By Michael Burger and Hillary Aidun

On September 19, the High Court of Ireland issued an important decision upholding the government’s national climate action plan against a legal challenge.  Friends of the Irish Environment claims that the plan fails to set adequately ambitious short-term greenhouse gas emission reduction targets, and is inconsistent with a 2015 statute, the Irish Constitution, and the European Convention on Human Rights (ECHR).  The court, however, concluded that the government acted within its policy making discretion under Irish law.  The court further held that, having determined that the plan was the first of many steps towards Ireland’s midcentury climate goals, it could not find that the plan violated any rights protected by the Irish Constitution or the ECHR.

The decision comes at a busy moment in global climate litigation, with similar lawsuits challenging the adequacy of other governments’ climate ambition pending in Canada (ENVironnement JEUnesse), Germany (Family Farmers & Greenpeace Germany), France (Commune de Grande-Synthe), Norway (Greenpeace Nordic Association & Nature & Youth), Switzerland (Union of Swiss Senior Women), Belgium (VZW Klimaatzaak), the European Union (Carvalho), India (Pandey) and Pakistan (Maria Khan), as well as in the United States (Juliana) and the Netherlands (Urgenda). Greta Thunberg and fifteen other children recently filed a petition with the United Nations Committee on the Rights of the Child claiming that five countries’ failure to address climate change violates their rights under that treaty, and the Torres Strait Islanders recently filed a separate petition with the United Nations Committee on Human Rights claiming that Australia’s climate inaction violates their human rights under international law. In this context, the significance of the High Court’s decision lies not only in its rationale for upholding Ireland’s plan, but also in its recognition that advocacy groups may bring rights-based claims to enforce states’ climate commitments, and of the science underpinning the urgent need to strengthen and meet those commitments.

The Case

In 2015 Ireland enacted the Climate Action and Low Carbon Development Act (“the Act”).  The Act sets Ireland’s goal of transitioning to a low-carbon, climate resilient, and environmentally sustainable economy by 2050, and requires the government to issue a National Mitigation Plan to achieve that objective.  The Act further instructs the government to take account of climate justice and of Ireland’s existing commitments under Irish, European and international law.  In 2017 the Irish government approved a National Mitigation Plan (“the Plan”) pursuant to the Act.

Friends of the Irish Environment (FIE) challenged the Plan, alleging that it fails to achieve short-term emissions reductions necessary to avert the risk of damage from climate change.  FIE argued that the Plan contravenes the Act because it does not require adequate steps to achieve Ireland’s 2050 national transition objective.  FIE further contended that the Plan fails to uphold Ireland’s obligations pursuant to international law and climate justice, which, in FIE’s view, demand that Annex I countries reduce greenhouse gas emissions by 25-40% by 2020.  Moreover, FIE claimed, the Plan violates the rights to life and to respect for private and family life enshrined in the ECHR, as well as rights protected by Ireland’s Constitution including the rights to a reasonable environment, to intergenerational solidarity, and to vigilantly and effectively protect the environment.  FIE asked the court to quash the Plan and, if appropriate, to order that a new plan be written; and to declare that the Plan was in violation of the ECHR and the Irish Constitution and failed a test of reasonableness.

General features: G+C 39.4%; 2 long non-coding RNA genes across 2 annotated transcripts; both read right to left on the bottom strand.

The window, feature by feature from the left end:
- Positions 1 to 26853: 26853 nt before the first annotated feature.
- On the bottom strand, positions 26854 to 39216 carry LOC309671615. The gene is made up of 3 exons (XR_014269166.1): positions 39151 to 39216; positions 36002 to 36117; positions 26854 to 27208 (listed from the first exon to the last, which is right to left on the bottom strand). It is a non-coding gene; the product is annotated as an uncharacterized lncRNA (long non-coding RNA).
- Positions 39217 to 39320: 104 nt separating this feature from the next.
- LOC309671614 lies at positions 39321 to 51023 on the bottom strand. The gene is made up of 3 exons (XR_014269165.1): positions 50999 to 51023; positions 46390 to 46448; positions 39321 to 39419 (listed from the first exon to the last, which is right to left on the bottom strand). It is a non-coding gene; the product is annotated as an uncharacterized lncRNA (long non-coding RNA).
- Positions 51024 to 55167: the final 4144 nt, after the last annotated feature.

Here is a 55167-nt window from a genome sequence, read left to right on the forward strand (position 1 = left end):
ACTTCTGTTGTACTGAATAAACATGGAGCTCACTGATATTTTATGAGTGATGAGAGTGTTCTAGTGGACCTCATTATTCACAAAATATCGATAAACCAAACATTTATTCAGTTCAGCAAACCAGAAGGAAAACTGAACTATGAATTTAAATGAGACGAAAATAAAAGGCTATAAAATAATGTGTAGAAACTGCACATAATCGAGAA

FIE’s Standing to Bring Rights-Based Claims

The government did not dispute that FIE had standing to challenge the Plan as inconsistent with the Act.  However, the government contended that FIE lacked standing to enforce rights that can only be claimed by individuals, such as the right to life, and could therefore not bring claims under the ECHR and the Irish Constitution.  The court rejected this argument.  The court reasoned that the question of standing must be resolved by considering whether a plaintiff’s interests – as opposed to its rights – will be affected by the challenged action.  Because FIE’s case concerned important issues affecting both its members and the public at large, it sufficiently established standing to brings claims against the Plan under the Constitution and the ECHR.

The Court’s Endorsement of Climate Science and National Responsibility

Before reaching the merits of the case, the court made significant findings regarding the dangers posed by climate change and need to take swift action.  The court explained that “[t]he scientific community agrees that global warming can be prevented, mitigated or reduced by ensuring the reduction of the emission of greenhouse gases into the atmosphere but significant effort is required,” and rejected the notion that a state’s inability to tackle the issue on its own lessens the burden to achieve science-based targets.  Moreover, as the Irish government laid out in the Plan’s introduction, Ireland is already experiencing diverse and wide-ranging impacts and will be threatened by sea-level rise, more intense storms, water shortages, and increased risk of new pests and diseases in the future.